Key dates include:

January 1916 – Conscription introduced in Britain

February 1916 – The Battle of Verdun

May 1916 – The Battle of Jutland

1st July 1916 – The Battle of the Somme begins

November 1916 – The German Army retreats from the Somme battlefield

Stage Four: 1917

By 1917, the war was taking a great toll on the European powers. Britain’s allies were buckling under the immense pressure, with mutinies in the French army and the forced abdication of the Russian tsar when troops in Petrograd refused to fire on protestors and joined the revolution. Pressure on German supply lines caused them to relinquish some territory but the allies still couldn’t break through the Hindenburg line the following month, despite the valiant Canadian attack on Vimy Ridge. Haig once again planned a major offensive to end the war but the results of the 3rd Battle of Ypres bore similarity to the Somme; after months of fighting, only seven miles had been gained and casualties reached 260,000 for both sides. The unusually wet summer made No Man’s Land virtually impassable and many men drowned in the mud. As the year ended, the Battle of Cambrai saw the allies using more accurate artillery and reliable tanks, but ultimately, the deadlock remained.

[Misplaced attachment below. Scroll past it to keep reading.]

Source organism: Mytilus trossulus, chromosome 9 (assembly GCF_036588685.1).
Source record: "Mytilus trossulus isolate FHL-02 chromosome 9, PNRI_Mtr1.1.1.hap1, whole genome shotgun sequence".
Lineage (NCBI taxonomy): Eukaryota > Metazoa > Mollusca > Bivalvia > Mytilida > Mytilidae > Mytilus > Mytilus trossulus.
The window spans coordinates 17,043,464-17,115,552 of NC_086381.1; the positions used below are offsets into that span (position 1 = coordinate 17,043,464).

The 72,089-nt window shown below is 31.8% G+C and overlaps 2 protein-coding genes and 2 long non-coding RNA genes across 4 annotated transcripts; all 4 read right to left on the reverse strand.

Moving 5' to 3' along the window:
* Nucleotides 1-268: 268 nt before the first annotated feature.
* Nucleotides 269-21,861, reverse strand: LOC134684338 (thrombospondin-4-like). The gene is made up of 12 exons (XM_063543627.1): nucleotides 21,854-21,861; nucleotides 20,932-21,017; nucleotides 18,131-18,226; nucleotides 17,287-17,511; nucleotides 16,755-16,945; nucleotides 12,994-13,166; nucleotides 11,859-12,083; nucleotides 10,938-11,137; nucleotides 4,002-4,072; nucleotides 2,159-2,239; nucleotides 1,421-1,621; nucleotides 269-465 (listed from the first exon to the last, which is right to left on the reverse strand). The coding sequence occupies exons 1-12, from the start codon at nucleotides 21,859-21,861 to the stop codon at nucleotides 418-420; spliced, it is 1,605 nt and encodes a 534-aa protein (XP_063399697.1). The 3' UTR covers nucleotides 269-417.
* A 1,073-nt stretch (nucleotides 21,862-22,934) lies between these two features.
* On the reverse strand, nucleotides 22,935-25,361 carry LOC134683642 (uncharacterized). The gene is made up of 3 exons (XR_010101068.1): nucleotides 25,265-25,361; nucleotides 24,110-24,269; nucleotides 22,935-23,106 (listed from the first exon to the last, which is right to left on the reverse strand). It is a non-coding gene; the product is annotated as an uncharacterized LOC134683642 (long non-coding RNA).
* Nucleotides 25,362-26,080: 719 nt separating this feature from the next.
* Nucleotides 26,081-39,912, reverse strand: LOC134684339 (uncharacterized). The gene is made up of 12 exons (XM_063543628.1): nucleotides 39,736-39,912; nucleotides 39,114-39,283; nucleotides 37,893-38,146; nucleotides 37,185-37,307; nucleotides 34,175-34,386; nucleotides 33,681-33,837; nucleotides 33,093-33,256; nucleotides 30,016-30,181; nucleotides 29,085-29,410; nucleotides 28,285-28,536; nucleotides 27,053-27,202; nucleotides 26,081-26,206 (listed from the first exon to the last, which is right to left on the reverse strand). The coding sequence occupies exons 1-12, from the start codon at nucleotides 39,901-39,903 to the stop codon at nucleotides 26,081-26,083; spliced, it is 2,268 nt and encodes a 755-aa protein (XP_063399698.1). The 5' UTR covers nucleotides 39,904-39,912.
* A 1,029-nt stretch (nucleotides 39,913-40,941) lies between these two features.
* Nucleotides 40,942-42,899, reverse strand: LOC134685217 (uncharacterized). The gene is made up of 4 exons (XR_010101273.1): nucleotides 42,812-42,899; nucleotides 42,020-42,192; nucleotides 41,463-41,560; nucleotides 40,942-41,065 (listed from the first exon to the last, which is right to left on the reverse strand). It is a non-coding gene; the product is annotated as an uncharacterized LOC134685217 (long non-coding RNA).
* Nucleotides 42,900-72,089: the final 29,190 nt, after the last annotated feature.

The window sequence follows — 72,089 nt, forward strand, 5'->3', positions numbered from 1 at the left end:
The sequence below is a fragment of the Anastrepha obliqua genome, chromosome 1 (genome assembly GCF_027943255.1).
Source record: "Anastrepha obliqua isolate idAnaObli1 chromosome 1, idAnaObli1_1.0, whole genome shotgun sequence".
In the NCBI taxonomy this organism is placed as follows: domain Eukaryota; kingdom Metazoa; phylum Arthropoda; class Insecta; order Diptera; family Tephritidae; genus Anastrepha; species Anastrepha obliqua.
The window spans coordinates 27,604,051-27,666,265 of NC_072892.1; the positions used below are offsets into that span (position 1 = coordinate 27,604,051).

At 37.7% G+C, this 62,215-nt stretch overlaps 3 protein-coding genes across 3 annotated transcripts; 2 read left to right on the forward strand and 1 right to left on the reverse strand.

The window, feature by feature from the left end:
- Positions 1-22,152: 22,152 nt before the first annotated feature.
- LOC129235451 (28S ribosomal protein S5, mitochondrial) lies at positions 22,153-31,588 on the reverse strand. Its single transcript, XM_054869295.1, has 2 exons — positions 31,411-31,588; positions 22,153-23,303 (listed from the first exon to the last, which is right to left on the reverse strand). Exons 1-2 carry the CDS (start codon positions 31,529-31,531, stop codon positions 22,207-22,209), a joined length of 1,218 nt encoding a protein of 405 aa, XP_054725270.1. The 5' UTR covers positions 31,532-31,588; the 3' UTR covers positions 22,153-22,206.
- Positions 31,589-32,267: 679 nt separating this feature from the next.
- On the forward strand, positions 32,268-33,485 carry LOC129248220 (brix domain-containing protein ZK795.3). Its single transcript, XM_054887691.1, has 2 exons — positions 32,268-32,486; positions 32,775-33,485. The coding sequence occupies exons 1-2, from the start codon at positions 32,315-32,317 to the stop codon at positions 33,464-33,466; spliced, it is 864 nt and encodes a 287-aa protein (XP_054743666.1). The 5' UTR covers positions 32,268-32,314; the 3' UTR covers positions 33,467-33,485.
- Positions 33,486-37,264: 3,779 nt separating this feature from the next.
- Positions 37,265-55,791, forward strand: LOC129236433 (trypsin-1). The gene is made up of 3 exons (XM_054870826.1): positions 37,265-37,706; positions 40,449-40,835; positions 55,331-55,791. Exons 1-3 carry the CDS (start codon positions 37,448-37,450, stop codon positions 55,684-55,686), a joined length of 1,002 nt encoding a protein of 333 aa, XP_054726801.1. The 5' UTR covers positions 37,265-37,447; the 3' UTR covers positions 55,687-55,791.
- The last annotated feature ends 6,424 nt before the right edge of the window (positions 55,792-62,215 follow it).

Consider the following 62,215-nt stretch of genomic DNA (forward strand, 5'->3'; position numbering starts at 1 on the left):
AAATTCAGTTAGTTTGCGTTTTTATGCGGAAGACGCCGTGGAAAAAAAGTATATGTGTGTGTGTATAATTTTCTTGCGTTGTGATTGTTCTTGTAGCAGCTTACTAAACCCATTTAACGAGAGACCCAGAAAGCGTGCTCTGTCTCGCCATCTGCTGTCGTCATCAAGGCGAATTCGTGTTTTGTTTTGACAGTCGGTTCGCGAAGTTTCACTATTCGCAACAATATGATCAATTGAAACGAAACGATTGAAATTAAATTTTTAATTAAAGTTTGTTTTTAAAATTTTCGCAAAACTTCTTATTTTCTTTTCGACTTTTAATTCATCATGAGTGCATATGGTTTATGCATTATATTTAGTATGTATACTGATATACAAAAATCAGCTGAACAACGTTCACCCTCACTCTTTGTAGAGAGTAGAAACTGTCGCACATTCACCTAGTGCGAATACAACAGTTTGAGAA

Key dates include:

March 1917 – Abdication of Tsar Nicholas II

April 1917 – The Battle of Arras

April 1917- The USA declare war on Germany

July-Nov 1917 – The 3rd Battle of Ypres (Passchendaele)

November 1917 – The Battle of Cambrai

Stage Five: January to November 1918